TABLE 2__________________________________________________________________________            Heat treatment                      Heat treatment after            after the first stage                      the second stage            temperature (°C.)/                      temperature (°C.)/   Hydrolysis stage/            duration  duration  Titer by ID1 forSample  duration (mins)            (mins)    (mins)    aLA bLg BSA                                           IgG__________________________________________________________________________2a      first/25 --        --        1/16                                    1/8 1/32                                           1/642b      first/70 --        --        1/2 1/2 1/32                                           1/322c      first/180            --        --        1/1 1/1 1/32                                           1/322d      first/240            --        --        1/1 1/1 1/32                                           1/322e      first/240            90/5      --        1/1 1/1 1/4                                           1/12f      first/240 +            90/5      --        0   0   0  0   second/602g      first/240 +            90/5      90/10     0   0   0  0   second/60Control =                            1/1048                                    1/1048                                        1/64                                           1/128Starting WPC__________________________________________________________________________ Legend: --: Absence of heat treatment 1 : Initial concentration before dilution, 25 mg dry matter/ml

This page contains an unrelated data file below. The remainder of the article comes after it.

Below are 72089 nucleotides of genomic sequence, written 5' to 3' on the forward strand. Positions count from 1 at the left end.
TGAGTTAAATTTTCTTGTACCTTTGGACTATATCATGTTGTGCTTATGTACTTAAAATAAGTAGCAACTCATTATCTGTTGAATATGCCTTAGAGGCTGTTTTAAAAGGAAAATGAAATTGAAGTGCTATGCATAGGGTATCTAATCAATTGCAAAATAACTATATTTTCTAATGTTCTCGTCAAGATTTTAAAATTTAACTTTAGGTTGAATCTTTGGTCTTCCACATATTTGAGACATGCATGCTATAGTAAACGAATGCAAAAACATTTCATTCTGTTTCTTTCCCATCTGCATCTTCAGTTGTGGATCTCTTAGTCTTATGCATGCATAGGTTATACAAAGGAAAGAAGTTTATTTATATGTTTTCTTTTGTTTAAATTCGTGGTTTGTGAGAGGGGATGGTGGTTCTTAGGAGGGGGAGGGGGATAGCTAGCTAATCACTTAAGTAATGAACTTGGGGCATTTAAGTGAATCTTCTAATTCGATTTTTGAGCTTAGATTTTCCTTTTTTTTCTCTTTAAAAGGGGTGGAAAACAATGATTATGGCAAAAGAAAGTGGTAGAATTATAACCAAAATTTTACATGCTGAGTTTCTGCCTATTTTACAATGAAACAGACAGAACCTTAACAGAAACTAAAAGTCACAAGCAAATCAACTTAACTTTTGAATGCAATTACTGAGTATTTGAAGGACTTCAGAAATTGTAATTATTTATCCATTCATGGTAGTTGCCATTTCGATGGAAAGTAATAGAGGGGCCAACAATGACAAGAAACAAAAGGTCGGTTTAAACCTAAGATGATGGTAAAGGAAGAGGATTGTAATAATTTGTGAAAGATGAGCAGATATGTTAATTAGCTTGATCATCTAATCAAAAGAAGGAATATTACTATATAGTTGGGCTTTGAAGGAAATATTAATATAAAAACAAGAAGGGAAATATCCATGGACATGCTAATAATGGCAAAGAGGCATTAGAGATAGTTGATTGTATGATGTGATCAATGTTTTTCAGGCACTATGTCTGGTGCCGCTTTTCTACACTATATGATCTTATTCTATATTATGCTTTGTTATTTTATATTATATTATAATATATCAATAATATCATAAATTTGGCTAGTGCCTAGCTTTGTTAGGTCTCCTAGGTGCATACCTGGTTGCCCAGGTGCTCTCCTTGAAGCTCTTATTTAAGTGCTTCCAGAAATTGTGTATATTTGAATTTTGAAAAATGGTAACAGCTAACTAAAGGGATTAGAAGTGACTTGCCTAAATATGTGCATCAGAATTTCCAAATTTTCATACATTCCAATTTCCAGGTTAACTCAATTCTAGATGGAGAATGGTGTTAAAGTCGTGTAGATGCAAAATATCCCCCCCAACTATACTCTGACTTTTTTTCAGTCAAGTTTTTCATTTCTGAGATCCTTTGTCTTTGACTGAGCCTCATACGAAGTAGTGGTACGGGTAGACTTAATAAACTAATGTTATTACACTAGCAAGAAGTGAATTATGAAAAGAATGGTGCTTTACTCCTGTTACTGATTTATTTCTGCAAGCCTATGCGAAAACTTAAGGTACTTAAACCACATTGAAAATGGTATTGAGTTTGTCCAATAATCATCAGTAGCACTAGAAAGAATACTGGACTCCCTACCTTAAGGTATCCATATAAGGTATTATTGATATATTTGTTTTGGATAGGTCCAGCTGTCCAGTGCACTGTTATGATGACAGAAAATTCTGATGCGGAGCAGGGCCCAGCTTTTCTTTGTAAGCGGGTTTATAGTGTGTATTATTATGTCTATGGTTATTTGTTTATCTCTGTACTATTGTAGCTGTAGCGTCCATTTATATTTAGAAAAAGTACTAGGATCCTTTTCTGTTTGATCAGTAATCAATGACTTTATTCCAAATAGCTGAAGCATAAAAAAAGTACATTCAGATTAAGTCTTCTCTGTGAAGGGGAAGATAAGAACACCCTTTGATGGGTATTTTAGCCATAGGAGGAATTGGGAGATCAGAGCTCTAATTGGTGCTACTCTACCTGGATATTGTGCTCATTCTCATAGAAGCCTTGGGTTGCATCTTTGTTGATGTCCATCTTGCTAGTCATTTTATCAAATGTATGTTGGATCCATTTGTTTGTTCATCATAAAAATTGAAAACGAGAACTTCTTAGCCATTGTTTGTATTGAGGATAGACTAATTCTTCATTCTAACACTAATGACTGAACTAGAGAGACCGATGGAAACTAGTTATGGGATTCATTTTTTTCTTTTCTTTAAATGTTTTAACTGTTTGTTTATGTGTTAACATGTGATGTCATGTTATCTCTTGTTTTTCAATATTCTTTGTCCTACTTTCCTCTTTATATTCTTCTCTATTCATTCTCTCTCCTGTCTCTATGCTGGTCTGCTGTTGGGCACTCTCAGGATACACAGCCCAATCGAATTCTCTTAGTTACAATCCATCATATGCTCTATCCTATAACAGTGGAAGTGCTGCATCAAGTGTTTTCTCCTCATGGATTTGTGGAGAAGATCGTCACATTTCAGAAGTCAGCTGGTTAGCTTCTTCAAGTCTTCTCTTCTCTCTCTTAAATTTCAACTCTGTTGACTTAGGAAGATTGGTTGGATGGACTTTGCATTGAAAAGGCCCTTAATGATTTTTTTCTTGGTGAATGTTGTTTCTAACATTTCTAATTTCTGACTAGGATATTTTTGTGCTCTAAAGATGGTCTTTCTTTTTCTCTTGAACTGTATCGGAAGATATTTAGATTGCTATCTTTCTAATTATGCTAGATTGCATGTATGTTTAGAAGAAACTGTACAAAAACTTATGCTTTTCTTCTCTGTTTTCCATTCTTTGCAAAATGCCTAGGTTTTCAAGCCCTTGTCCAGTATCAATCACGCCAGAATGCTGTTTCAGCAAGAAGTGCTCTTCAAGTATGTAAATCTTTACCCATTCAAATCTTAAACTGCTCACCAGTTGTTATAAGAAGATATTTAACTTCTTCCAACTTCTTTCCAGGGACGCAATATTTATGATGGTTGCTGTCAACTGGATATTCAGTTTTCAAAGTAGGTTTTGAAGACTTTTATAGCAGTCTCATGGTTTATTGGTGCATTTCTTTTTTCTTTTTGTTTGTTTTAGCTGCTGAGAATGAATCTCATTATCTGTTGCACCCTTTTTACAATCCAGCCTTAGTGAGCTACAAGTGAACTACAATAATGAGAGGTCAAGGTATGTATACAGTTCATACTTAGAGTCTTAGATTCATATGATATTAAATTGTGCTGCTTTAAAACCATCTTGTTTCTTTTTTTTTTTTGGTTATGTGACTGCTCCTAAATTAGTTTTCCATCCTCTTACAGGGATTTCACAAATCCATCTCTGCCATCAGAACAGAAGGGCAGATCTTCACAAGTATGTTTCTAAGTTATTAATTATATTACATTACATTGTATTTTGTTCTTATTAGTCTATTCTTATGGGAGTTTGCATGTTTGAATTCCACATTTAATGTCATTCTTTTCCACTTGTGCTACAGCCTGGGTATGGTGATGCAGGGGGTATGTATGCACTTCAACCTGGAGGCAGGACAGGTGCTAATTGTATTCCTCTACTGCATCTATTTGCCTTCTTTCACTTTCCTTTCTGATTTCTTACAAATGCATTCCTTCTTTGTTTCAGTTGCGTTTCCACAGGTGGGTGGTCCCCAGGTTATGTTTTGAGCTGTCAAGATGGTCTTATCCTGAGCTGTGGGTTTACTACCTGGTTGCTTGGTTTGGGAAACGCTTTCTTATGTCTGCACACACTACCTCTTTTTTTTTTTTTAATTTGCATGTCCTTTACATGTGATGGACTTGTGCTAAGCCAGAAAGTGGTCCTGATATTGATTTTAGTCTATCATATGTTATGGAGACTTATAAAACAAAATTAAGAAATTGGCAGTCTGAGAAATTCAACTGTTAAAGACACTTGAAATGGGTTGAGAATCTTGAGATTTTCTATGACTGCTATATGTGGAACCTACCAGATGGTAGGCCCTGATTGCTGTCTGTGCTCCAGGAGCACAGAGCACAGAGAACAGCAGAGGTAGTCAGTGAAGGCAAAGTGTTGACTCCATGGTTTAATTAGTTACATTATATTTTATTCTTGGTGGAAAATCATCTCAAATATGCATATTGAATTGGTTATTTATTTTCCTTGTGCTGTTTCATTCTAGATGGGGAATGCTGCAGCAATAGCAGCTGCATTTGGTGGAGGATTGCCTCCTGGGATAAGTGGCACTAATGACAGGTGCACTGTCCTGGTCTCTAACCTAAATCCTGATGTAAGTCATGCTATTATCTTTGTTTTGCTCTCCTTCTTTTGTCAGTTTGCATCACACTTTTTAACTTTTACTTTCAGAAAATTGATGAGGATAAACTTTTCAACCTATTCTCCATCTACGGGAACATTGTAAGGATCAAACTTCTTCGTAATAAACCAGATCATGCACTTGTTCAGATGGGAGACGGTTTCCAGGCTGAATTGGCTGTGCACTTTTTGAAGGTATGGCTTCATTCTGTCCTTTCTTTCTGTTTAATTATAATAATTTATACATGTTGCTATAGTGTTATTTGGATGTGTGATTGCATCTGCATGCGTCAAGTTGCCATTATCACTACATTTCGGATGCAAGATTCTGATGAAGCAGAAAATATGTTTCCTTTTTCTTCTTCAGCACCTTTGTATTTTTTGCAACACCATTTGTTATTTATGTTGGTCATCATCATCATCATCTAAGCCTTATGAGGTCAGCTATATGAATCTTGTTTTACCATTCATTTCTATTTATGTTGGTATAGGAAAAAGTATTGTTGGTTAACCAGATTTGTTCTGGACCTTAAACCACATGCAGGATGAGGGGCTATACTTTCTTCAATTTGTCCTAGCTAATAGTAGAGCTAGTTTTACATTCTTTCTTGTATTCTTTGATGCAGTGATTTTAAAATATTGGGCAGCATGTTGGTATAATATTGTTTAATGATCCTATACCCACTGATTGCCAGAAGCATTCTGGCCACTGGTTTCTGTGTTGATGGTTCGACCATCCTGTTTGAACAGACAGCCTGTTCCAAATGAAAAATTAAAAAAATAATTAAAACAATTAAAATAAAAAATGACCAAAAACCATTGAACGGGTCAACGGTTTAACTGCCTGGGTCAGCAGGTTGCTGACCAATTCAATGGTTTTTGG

Results

Table 2 above shows that the antigenicity of the hydrolyzate can only be eliminated by the double hydrolysis with intermediate heat treatment.

In addition, analysis by SDS-PAGE shows that no band corresponding to BSA can be detected for samples 2f and 2g.

EXAMPLE 3

254.6 kg DWP, 91.3 kg WPC and 101.4 kg food-quality lactose are dispersed in 800 kg demineralized water at 60° C.

The lactose used has the following composition:

______________________________________           %______________________________________Proteins (N × 6.38)             0.5Fats              --Lactose           94.5Ash               0.1Moisture          4.9______________________________________

The above dispersion is placed in a double-walled reactor thermostatically controlled to 55° C. The dispersion has a dry matter content of 30.1% and a pH of 6.4. The pH is increased to 7.8 by addition of a 20% aqueous dispersion of Ca(OH)2. 1 kg porcine trypsin (strength 6 AU/g, trypsin: chymotrypsin activity ratio 15:1-20:1 in USP) dispersed in a 0.01M aqueous solution of HCl is then added at 5° to 10° C. to initiate the hydrolysis. The initial rapid fall in the pH is then stopped, the pH being kept at 7.3 using a pH-stat by automatic compensation with a 2N aqueous KOH solution.

Hydrolysis is continued for 3 h at 55° C./pH 7.3, after which the pH is increased to 7.6 by adjustment of the pH-stat to the new value. The hydrolyzate is then passed through a plate-type heat exchanger in which it is rapidly heated to 90° C., from there into a dwell tube (flow rate 7.5 l/minute, tube volume 40 lg residence time 5 mins) and then into a second plate-type heat exchanger where it is cooled to 55° C.